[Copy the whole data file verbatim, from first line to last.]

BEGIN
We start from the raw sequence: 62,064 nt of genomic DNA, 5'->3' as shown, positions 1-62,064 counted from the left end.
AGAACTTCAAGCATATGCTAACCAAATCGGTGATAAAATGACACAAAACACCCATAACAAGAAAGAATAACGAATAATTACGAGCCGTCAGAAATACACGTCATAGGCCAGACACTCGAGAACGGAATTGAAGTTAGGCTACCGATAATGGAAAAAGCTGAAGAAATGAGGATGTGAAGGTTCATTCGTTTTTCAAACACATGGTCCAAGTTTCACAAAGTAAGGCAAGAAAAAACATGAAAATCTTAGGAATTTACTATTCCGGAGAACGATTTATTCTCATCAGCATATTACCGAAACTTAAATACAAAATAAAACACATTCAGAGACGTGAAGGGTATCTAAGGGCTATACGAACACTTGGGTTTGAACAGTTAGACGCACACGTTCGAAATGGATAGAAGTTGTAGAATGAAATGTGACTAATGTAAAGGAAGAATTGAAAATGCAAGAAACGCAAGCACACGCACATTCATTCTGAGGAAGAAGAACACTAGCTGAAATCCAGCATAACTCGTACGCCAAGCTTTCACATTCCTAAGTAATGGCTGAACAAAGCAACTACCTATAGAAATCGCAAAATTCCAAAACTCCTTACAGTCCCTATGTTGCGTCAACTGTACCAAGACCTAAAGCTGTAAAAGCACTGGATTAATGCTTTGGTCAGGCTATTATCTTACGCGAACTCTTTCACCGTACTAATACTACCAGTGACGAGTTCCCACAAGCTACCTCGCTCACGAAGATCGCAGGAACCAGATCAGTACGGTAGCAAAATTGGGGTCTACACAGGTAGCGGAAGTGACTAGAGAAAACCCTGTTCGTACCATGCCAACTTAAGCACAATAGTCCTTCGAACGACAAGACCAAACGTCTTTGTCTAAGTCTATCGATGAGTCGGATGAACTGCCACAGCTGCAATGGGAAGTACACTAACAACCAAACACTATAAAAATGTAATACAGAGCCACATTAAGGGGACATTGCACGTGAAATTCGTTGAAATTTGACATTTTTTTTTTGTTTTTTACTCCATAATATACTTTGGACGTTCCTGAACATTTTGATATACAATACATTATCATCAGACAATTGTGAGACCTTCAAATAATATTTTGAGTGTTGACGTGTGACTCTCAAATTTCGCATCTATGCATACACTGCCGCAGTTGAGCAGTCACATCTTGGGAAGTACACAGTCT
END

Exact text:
We start from the raw sequence: 62,064 nt of genomic DNA, 5'->3' as shown, positions 1-62,064 counted from the left end.
AGAACTTCAAGCATATGCTAACCAAATCGGTGATAAAATGACACAAAACACCCATAACAAGAAAGAATAACGAATAATTACGAGCCGTCAGAAATACACGTCATAGGCCAGACACTCGAGAACGGAATTGAAGTTAGGCTACCGATAATGGAAAAAGCTGAAGAAATGAGGATGTGAAGGTTCATTCGTTTTTCAAACACATGGTCCAAGTTTCACAAAGTAAGGCAAGAAAAAACATGAAAATCTTAGGAATTTACTATTCCGGAGAACGATTTATTCTCATCAGCATATTACCGAAACTTAAATACAAAATAAAACACATTCAGAGACGTGAAGGGTATCTAAGGGCTATACGAACACTTGGGTTTGAACAGTTAGACGCACACGTTCGAAATGGATAGAAGTTGTAGAATGAAATGTGACTAATGTAAAGGAAGAATTGAAAATGCAAGAAACGCAAGCACACGCACATTCATTCTGAGGAAGAAGAACACTAGCTGAAATCCAGCATAACTCGTACGCCAAGCTTTCACATTCCTAAGTAATGGCTGAACAAAGCAACTACCTATAGAAATCGCAAAATTCCAAAACTCCTTACAGTCCCTATGTTGCGTCAACTGTACCAAGACCTAAAGCTGTAAAAGCACTGGATTAATGCTTTGGTCAGGCTATTATCTTACGCGAACTCTTTCACCGTACTAATACTACCAGTGACGAGTTCCCACAAGCTACCTCGCTCACGAAGATCGCAGGAACCAGATCAGTACGGTAGCAAAATTGGGGTCTACACAGGTAGCGGAAGTGACTAGAGAAAACCCTGTTCGTACCATGCCAACTTAAGCACAATAGTCCTTCGAACGACAAGACCAAACGTCTTTGTCTAAGTCTATCGATGAGTCGGATGAACTGCCACAGCTGCAATGGGAAGTACACTAACAACCAAACACTATAAAAATGTAATACAGAGCCACATTAAGGGGACATTGCACGTGAAATTCGTTGAAATTTGACATTTTTTTTTTGTTTTTTACTCCATAATATACTTTGGACGTTCCTGAACATTTTGATATACAATACATTATCATCAGACAATTGTGAGACCTTCAAATAATATTTTGAGTGTTGACGTGTGACTCTCAAATTTCGCATCTATGCATACACTGCCGCAGTTGAGCAGTCACATCTTGGGAAGTACACAGTCT